Tuesday, 18 April 2017

Well, there goes the crystal ball

First of all, this is clearly a fucking conspiracy to stop me getting any work done.  And second, this is going to be hellish. Third, the crystal ball needs top come out of the cupboard, despite its utter failure to predict Brexit, or Trump...or this.

Psychological need rather than prescience, I fear.

What can happen in the UK?  Well, Corbyn could step down and/or the labour Party could split.  A single issue “Remain in the EU“ Party might actually have a chance of taking the Tories on…(a better chance than Labour have as they are anyway)  Paul Mason is already – fruitlessly - suggesting a grand alliance of opposition parties.

But let’s just take a reasonable bet on none of that, or anything like that, happening.  (We’ll know quickly…if it doesn’t happen by the end of this week, it’s not happening.)

Everything depends on the two Labour parties…but the chances against innovative ideas are pretty damn slim.  The chances are that Labour will go into this election as one party and get gubbed seven ways to Christmas on the 2oth anniversary of the Blair landslide.  May will now have an irrefutable mandate for the hardest of hardcore English National Brexits.  I think any thought of the new Tory intake (400, 450?) being anything other than xenophobic dingbats of the deepest water is ill founded.
Oh…UKIP will vanish and the Lib Dems will pick up some seats…some of them in Scotland...You heard me right…There will be a highly organised and motivated anti-SNP bandwagon in which the Tories and the LibDems will joyfully participate, with Scottish Labour trying desperately to cling on to their one seat.  They won’t succeed.  But the the SNP will have to fight like hell to lose only ten seats and not fifteen or twenty.

This has clearly been on the cards for a while.  This is why “now was not the time” for an indyref.
The Lib Dems and Labour will try to present themselves as opposition to the Tories, but in the Scottish (scarcely relevant) bit of this general election, nothing will be so important for any of them as “Beat the SNP.”

Labour will lose everything in Scotland, and the Tories and the Lib Dems between them will win ten seats and claim that settles Scottish Independence as an issue till the Sun turns into a red dwarf and swallows the planet.
There is no way we wake up on June 9th with anything but a bloody big mountain to climb, whoever we are.

Corbyn will probably quit, but the Labour Party in the UK, reduced to 150 seats at best, will still need to split to sort itself out between those who are interested in being the government of England, and those who want to wave their virtue at everyone like a bunch of liberal toss bags.

And yes, the government of England is what they will have to go for, because, in an unholy, messy, awful way…this brings the inevitability of either forced absorption or separation closer than ever.  Scotland will be gone from the union in any terms of positive identity.  Brexit will either absolutely confirm that, or we will finally, messily escape it…possibly by electoral mandate in 2022…possibly not. That’s one murky glimpse too far inside the crystal ball.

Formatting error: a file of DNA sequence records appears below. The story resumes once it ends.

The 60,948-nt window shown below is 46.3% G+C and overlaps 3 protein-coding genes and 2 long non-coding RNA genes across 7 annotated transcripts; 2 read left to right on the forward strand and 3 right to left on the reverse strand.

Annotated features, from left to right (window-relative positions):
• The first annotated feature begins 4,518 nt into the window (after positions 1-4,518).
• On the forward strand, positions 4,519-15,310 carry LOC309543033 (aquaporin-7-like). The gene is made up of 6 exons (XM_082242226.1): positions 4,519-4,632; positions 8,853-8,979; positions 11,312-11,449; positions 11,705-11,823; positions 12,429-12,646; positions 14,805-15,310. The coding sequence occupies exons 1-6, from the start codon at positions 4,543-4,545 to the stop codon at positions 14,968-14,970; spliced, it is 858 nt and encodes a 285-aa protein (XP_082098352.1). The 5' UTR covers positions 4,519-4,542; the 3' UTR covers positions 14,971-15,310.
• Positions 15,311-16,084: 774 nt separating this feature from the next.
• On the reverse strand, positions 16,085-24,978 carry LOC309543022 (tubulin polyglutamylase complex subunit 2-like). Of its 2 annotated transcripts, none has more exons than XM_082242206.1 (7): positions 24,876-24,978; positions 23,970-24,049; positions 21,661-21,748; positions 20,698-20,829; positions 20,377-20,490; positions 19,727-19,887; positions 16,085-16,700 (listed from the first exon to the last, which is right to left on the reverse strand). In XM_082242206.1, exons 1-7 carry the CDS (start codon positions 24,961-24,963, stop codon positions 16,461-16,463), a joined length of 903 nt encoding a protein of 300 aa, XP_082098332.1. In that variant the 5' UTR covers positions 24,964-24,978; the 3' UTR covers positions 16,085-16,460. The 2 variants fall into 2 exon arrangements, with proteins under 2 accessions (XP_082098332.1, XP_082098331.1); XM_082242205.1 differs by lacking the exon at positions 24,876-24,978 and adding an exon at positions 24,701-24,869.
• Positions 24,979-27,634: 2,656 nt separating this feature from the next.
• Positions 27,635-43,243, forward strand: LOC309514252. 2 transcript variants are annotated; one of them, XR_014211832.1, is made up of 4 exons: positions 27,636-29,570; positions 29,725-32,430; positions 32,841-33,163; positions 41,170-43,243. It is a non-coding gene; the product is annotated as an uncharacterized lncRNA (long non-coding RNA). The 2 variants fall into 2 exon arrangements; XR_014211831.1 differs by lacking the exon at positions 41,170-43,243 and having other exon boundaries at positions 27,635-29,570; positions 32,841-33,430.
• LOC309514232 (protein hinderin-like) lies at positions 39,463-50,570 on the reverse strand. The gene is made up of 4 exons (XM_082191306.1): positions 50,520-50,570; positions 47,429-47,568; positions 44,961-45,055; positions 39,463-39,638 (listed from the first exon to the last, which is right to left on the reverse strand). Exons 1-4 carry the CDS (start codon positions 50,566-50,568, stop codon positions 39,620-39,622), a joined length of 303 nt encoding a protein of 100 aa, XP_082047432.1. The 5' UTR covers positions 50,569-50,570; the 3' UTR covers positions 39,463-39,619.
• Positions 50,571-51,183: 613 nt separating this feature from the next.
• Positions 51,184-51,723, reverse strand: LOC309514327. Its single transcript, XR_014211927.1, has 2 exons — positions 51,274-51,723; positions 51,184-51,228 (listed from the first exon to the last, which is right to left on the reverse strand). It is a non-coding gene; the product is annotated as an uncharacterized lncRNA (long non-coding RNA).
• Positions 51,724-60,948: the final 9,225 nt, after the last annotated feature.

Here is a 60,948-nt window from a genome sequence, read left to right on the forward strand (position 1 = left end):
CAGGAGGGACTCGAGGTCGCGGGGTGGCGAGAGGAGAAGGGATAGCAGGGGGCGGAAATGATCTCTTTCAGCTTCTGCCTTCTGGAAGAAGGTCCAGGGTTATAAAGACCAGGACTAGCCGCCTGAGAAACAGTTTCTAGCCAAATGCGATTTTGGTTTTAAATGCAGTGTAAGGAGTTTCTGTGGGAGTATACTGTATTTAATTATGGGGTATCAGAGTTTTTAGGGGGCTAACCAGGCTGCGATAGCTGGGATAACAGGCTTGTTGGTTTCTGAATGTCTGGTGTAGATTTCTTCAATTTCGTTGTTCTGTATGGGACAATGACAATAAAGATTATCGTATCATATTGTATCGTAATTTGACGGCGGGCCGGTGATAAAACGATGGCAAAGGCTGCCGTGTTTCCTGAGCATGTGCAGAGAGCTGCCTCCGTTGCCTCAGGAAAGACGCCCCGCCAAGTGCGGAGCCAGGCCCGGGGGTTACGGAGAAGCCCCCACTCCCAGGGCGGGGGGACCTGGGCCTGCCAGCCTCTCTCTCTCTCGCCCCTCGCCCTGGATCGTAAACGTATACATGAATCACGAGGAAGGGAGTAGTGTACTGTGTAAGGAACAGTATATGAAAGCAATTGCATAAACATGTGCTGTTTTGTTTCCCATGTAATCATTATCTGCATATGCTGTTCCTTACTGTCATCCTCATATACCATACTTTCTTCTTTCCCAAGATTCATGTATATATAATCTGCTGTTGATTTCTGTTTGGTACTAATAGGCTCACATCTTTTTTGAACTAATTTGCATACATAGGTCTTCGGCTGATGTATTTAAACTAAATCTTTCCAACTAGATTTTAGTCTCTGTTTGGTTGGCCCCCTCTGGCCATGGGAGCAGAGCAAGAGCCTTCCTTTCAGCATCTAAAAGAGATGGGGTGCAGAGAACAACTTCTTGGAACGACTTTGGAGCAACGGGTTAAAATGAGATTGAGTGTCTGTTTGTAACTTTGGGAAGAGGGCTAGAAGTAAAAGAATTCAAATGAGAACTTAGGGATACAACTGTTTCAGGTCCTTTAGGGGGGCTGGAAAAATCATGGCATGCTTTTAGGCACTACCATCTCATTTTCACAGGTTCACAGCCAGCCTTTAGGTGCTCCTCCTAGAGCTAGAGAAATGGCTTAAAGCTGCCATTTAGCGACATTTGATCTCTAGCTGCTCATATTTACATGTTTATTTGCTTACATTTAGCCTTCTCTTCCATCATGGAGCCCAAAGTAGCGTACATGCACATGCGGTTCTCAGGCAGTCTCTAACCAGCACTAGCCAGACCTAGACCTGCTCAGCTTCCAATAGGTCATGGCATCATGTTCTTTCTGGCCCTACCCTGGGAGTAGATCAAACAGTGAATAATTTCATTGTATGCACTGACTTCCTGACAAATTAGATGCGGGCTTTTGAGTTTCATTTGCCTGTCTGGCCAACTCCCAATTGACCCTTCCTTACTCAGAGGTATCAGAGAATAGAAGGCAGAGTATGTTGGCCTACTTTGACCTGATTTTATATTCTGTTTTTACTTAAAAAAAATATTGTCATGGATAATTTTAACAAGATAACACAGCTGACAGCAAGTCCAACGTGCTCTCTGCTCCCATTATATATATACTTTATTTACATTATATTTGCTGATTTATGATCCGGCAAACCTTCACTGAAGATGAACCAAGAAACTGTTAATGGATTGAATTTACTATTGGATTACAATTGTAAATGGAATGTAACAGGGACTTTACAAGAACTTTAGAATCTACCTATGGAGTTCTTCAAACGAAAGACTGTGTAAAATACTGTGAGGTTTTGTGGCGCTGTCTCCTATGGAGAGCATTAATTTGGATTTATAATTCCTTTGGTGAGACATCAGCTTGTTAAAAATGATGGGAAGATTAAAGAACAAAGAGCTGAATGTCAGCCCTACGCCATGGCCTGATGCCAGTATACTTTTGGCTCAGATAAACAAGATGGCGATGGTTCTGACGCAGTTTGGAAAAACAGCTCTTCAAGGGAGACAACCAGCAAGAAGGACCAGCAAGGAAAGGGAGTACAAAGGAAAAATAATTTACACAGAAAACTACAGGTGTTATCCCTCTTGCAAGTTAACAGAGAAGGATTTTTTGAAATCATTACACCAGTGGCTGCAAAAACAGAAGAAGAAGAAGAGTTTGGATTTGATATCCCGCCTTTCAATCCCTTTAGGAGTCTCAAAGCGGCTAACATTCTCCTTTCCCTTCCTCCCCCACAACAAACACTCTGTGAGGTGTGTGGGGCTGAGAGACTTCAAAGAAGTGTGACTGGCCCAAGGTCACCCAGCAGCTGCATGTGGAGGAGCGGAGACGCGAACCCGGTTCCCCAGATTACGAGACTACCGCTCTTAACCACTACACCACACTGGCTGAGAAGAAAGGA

A referendum?  Who knows?  The Break Up of Britain?  Tick Tock

Sunday, 2 April 2017

A Wild Thought - is Brexit about to do Independence Talks a HUGE Favour

On a lunatic morning when Michael Howard appears to be suggesting War with Spain to Keep The Buggers Off Our Rock, when Simon Heffer seems to be suggesting the return of the Groat as negotiable currency and it as announced that we are going to spend £500m of turning our passports Back to British Blue, an even wilder thought is occurring to me.

I was listening to Mike Russell and Jackson Carlaw as they talked about the Scotland Act and negotiating how we might go about creating a common legal and fiscal framework for the European Laws and Regulations as they appertain to devolved areas like fishing and farming...

And it occurred to me...Are these areas not exactly the same areas, in terms of trade and labour standards, as would need to be negotiated between a separated Scotland and England?  Is not a degree of agreement between sovereign nations (such as will now have to happen in an offshore version of the EU) in order to pass the Great Repeal Bill and give it legislative consent not a more or less exact duplicate of the kind of negotiations that would have to happen post Independence?  Isn't Brexit once more shooting the Unionist fox?

During the last referendum campaign, over and over again, angry demands were made of "Yes" about exactly these issues.  How will you trade?  What will be the rules? What will be the common framework? We were assured again and again that it was quite impossible for Scotland to arrive at any kind of reasonably negotiated position with regard to the rest of the UK.

Now it seems, in order to arrive at a settlement for Brexit, we're going to have to come an agreement anyway...and surely no one is going to seriously suggest that thew agreement we come to as four polities in order to facilitate Brexit is going to then be torn up?

The free trade framework that the UK government aspires to create within thye UK and thyen with the EU will HAVE to include Scot;land on both counts.

So this morning, not only did the Unionist case lose the argument of the "Spanish Veto"...It also lost the argument on trade.